Ouzo origins can be traced back to Egypt, only to be later distilled in Greece. Its initial destination was the Greek territory, which then included Asia Minor as well. Hence came recognition in the world of commerce and trade.
The history of Ouzo in Greece begins somewhere around the middle of the 18th century, when the art of distillation started to develop in and “Tsipouro ” (an alcoholic extract from grapes , which are the solid remains left from the grapes pressing) was distilled for the first time.Therefore, in order to make it palatable and easy to drink, various spices were added during the distillation process, mainly anise. This way “tsipouro” was gradually transformed into a spirit dominated by the fragrance of anise… and Ouzo was born.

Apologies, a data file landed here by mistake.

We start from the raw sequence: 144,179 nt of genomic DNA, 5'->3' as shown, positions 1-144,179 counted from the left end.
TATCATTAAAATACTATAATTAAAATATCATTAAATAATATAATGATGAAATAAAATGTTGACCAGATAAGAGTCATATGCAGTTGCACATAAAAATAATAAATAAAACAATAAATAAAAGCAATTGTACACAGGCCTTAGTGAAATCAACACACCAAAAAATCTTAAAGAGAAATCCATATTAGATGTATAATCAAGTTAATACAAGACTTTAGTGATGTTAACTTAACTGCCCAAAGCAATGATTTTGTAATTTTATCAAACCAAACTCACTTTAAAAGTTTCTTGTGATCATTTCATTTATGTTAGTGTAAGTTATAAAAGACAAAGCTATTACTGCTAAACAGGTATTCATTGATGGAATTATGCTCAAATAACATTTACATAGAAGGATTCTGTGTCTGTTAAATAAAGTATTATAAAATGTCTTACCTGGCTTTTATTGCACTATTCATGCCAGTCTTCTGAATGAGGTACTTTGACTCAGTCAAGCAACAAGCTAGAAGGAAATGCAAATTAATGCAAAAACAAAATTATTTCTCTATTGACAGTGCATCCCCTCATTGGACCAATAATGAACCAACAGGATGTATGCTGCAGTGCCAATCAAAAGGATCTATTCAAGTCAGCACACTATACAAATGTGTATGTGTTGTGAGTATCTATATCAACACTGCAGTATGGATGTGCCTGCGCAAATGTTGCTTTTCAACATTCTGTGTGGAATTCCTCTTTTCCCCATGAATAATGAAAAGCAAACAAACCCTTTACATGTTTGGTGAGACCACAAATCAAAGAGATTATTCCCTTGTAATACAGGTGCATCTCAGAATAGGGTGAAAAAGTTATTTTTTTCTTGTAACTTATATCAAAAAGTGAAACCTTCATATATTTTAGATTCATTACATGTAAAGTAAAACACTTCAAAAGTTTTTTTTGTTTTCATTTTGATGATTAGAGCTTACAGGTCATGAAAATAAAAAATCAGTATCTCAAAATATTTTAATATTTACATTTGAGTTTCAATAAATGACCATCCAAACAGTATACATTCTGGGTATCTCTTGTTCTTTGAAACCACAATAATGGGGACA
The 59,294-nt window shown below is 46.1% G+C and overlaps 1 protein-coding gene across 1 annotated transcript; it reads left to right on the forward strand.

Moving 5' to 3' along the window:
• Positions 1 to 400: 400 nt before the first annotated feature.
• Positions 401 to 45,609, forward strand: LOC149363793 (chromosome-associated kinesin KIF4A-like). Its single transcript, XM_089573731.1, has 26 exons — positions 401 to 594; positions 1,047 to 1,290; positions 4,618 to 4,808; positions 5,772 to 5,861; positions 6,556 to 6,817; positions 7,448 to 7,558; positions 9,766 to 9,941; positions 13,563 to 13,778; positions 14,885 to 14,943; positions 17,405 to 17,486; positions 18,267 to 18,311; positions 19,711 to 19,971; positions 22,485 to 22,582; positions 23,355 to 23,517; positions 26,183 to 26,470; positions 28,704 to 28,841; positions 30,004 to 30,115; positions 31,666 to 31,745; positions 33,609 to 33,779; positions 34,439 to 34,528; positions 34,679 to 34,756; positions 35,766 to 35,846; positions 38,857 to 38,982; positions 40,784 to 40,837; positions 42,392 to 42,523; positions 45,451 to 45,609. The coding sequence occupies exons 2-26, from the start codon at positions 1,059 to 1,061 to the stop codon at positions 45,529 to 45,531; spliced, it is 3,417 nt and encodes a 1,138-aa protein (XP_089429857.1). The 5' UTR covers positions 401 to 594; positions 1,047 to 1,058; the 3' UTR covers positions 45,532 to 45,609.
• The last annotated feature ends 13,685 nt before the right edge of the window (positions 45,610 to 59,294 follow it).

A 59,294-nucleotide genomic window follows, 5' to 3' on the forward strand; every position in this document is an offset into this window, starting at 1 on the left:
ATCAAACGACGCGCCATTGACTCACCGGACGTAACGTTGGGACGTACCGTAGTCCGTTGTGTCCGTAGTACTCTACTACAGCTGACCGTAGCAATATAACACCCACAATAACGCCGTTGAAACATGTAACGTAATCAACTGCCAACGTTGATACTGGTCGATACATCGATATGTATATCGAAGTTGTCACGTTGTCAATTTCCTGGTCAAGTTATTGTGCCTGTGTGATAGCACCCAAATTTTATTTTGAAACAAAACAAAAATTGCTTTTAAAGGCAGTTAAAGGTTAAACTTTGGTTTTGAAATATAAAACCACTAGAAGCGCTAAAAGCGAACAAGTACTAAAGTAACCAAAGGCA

In 1892 by virtue of a firman (royal decree), Sultan Abdul Hamid II is granted the first license to distil ouzo in Pergamon, Asia Minor.
The Asia Minor Catastrophe(1922) and the refugee wave from the East have contributed a lot to the ouzo tradition. New knowledge and experiences from far away places were added. Refugees had an eagerness to join their art with that of the locals, to work as a team and create a new era for ouzo. In the following years, distillery developed dramatically.
Ouzo is produced from pure white alcohol that has undergone a two distillation process (of course the process varies from distillery to distillery). After the alcohol has been distilled, it is infused with various herbs such as aniseed (most predominant), licorice, mint, wintergreen, fennel, and hazelnut.